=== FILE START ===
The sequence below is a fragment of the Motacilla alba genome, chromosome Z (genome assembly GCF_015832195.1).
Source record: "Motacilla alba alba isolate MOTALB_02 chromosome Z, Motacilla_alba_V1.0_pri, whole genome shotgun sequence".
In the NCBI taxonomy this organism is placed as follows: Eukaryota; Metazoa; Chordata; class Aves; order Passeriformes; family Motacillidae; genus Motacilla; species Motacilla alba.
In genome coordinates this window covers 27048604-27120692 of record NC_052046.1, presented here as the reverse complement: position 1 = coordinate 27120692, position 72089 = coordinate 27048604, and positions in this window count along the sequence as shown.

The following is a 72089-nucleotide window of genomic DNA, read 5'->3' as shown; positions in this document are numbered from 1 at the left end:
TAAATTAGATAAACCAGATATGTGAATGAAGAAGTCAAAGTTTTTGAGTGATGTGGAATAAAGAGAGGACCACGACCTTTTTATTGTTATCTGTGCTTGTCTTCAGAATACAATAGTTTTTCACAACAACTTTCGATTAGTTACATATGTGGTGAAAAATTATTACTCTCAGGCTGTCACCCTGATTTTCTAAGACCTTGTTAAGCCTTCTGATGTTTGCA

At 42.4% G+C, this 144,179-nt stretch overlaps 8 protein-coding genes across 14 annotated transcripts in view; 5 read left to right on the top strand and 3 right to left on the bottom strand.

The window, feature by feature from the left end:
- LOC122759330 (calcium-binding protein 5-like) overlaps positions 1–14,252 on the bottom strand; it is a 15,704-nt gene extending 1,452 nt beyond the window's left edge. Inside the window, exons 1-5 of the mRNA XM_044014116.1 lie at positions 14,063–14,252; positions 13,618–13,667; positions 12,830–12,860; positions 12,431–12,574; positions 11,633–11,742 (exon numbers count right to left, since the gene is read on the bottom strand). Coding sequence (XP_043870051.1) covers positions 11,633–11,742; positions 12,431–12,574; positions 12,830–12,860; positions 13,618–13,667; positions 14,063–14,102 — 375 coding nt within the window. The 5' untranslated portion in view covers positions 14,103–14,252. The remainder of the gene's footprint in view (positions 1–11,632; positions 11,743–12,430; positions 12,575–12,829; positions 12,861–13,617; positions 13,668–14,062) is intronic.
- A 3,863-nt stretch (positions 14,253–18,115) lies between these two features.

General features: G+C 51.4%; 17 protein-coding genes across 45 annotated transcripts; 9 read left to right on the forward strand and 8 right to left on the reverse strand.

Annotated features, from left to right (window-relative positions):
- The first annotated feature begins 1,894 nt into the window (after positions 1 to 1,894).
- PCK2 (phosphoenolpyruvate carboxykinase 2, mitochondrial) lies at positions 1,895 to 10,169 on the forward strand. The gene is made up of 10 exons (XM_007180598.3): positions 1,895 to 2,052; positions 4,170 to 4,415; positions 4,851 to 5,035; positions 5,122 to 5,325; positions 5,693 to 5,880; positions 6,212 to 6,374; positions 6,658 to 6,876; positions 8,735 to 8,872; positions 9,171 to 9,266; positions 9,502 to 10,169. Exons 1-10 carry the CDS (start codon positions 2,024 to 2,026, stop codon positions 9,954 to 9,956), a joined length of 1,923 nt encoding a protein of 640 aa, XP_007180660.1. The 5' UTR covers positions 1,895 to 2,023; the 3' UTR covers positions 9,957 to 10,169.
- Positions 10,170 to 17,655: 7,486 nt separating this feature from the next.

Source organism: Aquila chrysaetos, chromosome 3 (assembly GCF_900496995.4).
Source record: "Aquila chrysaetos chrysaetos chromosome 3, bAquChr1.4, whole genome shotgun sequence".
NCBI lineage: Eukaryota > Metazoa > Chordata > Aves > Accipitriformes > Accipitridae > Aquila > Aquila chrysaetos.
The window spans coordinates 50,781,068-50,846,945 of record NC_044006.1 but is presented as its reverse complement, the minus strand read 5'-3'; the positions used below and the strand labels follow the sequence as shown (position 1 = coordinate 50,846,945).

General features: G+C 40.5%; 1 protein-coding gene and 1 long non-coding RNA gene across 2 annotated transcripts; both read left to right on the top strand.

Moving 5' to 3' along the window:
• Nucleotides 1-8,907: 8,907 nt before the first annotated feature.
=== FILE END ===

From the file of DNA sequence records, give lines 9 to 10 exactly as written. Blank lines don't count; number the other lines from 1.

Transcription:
- LOC122759330 (calcium-binding protein 5-like) overlaps positions 1–14,252 on the bottom strand; it is a 15,704-nt gene extending 1,452 nt beyond the window's left edge. Inside the window, exons 1-5 of the mRNA XM_044014116.1 lie at positions 14,063–14,252; positions 13,618–13,667; positions 12,830–12,860; positions 12,431–12,574; positions 11,633–11,742 (exon numbers count right to left, since the gene is read on the bottom strand). Coding sequence (XP_043870051.1) covers positions 11,633–11,742; positions 12,431–12,574; positions 12,830–12,860; positions 13,618–13,667; positions 14,063–14,102 — 375 coding nt within the window. The 5' untranslated portion in view covers positions 14,103–14,252. The remainder of the gene's footprint in view (positions 1–11,632; positions 11,743–12,430; positions 12,575–12,829; positions 12,861–13,617; positions 13,668–14,062) is intronic.
- A 3,863-nt stretch (positions 14,253–18,115) lies between these two features.